- Colour Black, dark brown, shiny reddish
- Size From 1.5 cm to 8 cm long
- Description Have hard, cord-like bodies made up of multiple segments with two pair of legs on each segment.
- Notes Some have almost 100 legs, but because they are so closely arranged, millipedes tend to move slowly, with their legs pushing in a wave-like pattern.
Why do I have millipedes?
There are about 60 species of millipedes in Canada, all of whom live outdoors in dark places with lots of moisture such as piles of leaf litter or rotting logs. They also burrow in areas where soil stays moist, like under rocks or piles of mulch. Millipedes feed on decomposing organic matter, such as leaf litter and dead wood, although they can also eat the delicate roots of seedlings or ripening fruit lying on the ground. They sometimes venture into the basements of homes, but usually die of dehydration a day or two after entering.
How worried should I be about millipedes?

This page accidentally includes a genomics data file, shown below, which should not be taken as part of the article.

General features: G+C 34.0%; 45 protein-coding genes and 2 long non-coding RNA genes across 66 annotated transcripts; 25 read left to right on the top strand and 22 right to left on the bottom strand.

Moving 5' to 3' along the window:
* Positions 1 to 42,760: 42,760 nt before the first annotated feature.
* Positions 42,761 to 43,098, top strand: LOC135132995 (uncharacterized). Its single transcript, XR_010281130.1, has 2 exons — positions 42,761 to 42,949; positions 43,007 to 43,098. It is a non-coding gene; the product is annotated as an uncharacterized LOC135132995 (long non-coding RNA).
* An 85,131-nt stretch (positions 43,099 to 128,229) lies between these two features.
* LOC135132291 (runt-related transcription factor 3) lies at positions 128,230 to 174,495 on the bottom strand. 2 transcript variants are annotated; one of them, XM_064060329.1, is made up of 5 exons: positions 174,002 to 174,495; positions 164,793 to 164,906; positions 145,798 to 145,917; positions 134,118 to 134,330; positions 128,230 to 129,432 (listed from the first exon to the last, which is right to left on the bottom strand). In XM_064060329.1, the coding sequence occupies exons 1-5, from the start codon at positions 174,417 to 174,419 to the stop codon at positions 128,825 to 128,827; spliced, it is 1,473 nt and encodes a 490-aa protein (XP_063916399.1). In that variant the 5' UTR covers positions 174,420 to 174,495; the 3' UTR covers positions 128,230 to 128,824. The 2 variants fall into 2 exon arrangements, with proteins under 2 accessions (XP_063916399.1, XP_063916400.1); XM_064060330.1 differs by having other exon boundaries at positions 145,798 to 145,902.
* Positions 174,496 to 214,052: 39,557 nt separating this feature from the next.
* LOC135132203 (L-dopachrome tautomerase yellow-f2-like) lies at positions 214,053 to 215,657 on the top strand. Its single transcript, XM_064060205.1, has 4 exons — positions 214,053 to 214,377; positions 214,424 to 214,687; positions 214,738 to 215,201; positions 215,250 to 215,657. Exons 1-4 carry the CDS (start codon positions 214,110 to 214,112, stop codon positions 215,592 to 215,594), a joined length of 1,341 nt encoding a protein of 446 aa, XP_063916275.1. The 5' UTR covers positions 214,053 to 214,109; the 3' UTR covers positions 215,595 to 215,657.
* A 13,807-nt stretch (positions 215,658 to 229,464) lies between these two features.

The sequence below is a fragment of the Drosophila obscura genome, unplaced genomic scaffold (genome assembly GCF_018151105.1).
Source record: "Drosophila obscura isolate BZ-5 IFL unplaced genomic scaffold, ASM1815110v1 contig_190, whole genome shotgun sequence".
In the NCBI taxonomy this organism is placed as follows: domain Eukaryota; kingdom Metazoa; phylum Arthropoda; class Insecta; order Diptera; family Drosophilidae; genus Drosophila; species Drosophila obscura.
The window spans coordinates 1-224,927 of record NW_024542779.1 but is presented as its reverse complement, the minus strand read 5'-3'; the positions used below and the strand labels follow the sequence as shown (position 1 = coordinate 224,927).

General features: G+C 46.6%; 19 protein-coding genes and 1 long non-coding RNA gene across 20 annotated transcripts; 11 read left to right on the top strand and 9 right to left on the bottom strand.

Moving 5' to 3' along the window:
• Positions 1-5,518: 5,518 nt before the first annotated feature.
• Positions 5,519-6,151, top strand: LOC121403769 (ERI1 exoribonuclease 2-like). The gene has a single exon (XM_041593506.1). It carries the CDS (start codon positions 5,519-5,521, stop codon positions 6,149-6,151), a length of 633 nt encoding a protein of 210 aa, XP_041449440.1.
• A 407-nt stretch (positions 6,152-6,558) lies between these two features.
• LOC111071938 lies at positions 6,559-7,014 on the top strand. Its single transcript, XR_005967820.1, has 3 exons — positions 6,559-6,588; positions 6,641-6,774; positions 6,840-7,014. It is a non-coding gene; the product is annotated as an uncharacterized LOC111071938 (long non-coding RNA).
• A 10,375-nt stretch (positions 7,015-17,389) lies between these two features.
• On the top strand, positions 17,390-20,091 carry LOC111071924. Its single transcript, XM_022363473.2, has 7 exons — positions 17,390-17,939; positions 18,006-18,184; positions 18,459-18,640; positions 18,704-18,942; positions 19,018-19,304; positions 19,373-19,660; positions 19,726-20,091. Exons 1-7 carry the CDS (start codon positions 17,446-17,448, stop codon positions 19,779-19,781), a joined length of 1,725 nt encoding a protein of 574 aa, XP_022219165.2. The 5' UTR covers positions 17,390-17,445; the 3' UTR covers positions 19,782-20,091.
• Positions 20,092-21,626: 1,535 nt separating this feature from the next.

Millipedes play an important role in ecosystem, helping to break down plant matter, but can damage sprouting seeds, seedlings, and ripening fruit. When alarmed or handled, millipedes coil up in a tight spiral shape and emit toxic chemicals, which can result in millipede burn. Symptoms include skin irritation, brown staining of the skin, blistering, and itching or burning of the skin. Millipedes don't usually visit in numbers requiring pest control, but if your home is overwhelmed, you'll need the help of professional pest control services.
How can I prevent millipedes invading?
Keep basements clean, dry, and free of clutter, Seal exterior cracks and crevices, Look for hard, shell-like remnants
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